For this year’s training exercise, UCLA, CSUN and Fresno State ROTC cadets traveled to Camp Roberts, a military camp just north of San Luis Obispo. Cadets from the three schools worked together to accomplish missions and navigate the landscape.
Third-year environmental science major Ryan Distaso (left) takes notes as Platoon leader Ryan Ashburn (right), a third-year criminology student at California State University, Fresno, models the mission’s route.
Jacob Duncan (left), a third-year anthropology student, relays the mission plan to cadets guarding the edge of the patrol base.
James Phillips (right), a third-year criminology student at Fresno State, and Adam Clarke (left), a second-year kinesiology student at Fresno State, get on the ground as an explosive whistled through the air before falling into their patrol base.
Cadet Ashburn orders his platoon to pack up quickly and start moving following the explosion. As platoon leader, it was his job to make decisions to ensure the mission ran as smoothly as possible.
Second-year Fresno State industrial technology student Hugh Kimbrough grips his 15-pound M249 SAW as the platoon hiked over a hill towards their final destination. By the end of the day, the platoon had climbed 50 floors of elevation.
To complete their mission, cadets had to find and trek to a location marked by coordinates. With extremely heavy rucksacks weighing them down, as well as periodic stops to check progress, it took hours for cadets to reach their final destination.
Each mission ends with a battle against oppositional forces. Fourth-year Fresno State criminology student Tyler Tietjen wrapped a patterned scarf around his head while he portrayed the enemy.
Oppositional Force member Sean Andrews, a fourth-year history student at CSUN, prepares to hop out of the van. Oppositional forces walked the rest of the way to the platoon’s hiding place, using the accompanying vans as coverage during the attack.
Hannah Lambert, a third-year criminology student at Fresno State, stares down the barrel of her gun as the enemy caravan approached.
Third-year political science student Christian Amador carries second-year political science student Andrew Aldaz out of harm’s way. A fourth-year cadet overseeing the mission told Aldaz to pretend he was severely wounded after the opposition fired in his general direction.
After the mission, third-year environmental science student Ryan Distaso rests and reflects on the platoon’s performance during the after-action review. During the review session, cadets were encouraged to consider their strengths and weaknesses as individuals and members of a team.
Anticipating rainfall overnight, first-year cadets learn how to use their rain ponchos to shelter themselves as they slept. While second and third-year students embarked on more complicated missions, first-year students focused on the basics of navigation, teamwork and survival.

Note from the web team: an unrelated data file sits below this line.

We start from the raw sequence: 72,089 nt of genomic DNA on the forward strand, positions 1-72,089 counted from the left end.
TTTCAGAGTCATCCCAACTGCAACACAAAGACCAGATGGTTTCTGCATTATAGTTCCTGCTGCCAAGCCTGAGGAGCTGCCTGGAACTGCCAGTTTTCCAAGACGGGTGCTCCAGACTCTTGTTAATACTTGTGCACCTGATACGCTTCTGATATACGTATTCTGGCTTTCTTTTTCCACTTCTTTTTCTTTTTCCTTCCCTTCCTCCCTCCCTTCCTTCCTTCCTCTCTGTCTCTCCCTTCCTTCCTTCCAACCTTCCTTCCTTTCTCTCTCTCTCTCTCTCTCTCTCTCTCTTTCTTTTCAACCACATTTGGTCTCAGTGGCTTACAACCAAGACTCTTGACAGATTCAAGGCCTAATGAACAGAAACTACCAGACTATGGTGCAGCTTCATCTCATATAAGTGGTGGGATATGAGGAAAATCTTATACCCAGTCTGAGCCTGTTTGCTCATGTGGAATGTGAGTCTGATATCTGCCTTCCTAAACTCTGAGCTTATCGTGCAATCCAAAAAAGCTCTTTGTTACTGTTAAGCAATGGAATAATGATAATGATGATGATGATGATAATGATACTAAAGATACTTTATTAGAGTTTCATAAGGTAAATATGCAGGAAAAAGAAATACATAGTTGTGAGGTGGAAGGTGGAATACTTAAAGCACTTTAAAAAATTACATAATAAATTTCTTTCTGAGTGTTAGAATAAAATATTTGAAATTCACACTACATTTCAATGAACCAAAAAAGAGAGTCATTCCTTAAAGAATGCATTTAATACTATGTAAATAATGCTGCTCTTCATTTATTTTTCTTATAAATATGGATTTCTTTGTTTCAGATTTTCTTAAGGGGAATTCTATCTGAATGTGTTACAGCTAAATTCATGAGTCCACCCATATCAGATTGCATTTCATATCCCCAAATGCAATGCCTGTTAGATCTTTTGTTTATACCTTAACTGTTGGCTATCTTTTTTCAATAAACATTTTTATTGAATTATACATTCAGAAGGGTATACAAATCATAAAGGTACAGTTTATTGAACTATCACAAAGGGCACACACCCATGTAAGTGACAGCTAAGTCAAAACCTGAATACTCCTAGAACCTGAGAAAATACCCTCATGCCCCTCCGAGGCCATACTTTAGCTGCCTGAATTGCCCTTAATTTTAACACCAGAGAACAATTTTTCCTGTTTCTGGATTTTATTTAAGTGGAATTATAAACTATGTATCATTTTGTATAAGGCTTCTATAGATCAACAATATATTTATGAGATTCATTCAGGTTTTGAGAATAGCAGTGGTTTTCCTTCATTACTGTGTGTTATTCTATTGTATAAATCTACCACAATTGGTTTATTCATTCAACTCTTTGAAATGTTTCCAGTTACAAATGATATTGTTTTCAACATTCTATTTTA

A van’s headlights shines through the otherwise dark camp headquarters.
Alfredo Hernandez (left), a fourth-year criminology major at Fresno State, stands guard as Brian Shih, a second-year financial actuarial mathematics student, crosses an open road. This road was highly visible and considered to be a “linear danger area,” or a road that is vulnerable to enemy observation or fire, so cadets had to move swiftly across to avoid being seen.
Third-year Fresno State biology student Miranda Ellis found a tree to sit under as rain started to fall on the patrol base.
Platoon leader Grayson Makris (center), a third-year geography major, leads a reconnaissance mission through the pouring rain to gather intelligence on an enemy camp.
Second-year Fresno State criminology major Steven Ringgold peers through the grass from his hiding place and gets ready to ambush the enemy camp. The camouflage face paint helped make cadets even more discreet as they crawled through the terrain.
Cadet Makris orders his platoon to keep moving as two enemies surprise them by descending upon the cadets from the opposite direction.
An injured cadet leans on the shoulders of his peers as they help him move back to the patrol base after the ambush. Cadets were instructed not to leave anyone behind regardless of their degree of injury.
Cadet Edwin Chang, a fourth-year environmental studies and geography student, tries his hand at firing an M4 rifle on its automatic setting at the Camp Roberts firing range.
Cadets were given hours of safety instruction before they were allowed to operate rifles. After safety training, they worked on accuracy by learning how to control their breathing and maintain steady aim.
First-year students Erin Jannusch and Darien Reyes watch as Captain Rich Headley show them how to use cotton swabs to thoroughly clean the carbon build-up out of their guns.
Cadets work into the night to clean their guns as thoroughly as possible. It took five to eight hours for most to clean their guns to the captains’ satisfaction, but they were rewarded with pizza afterward.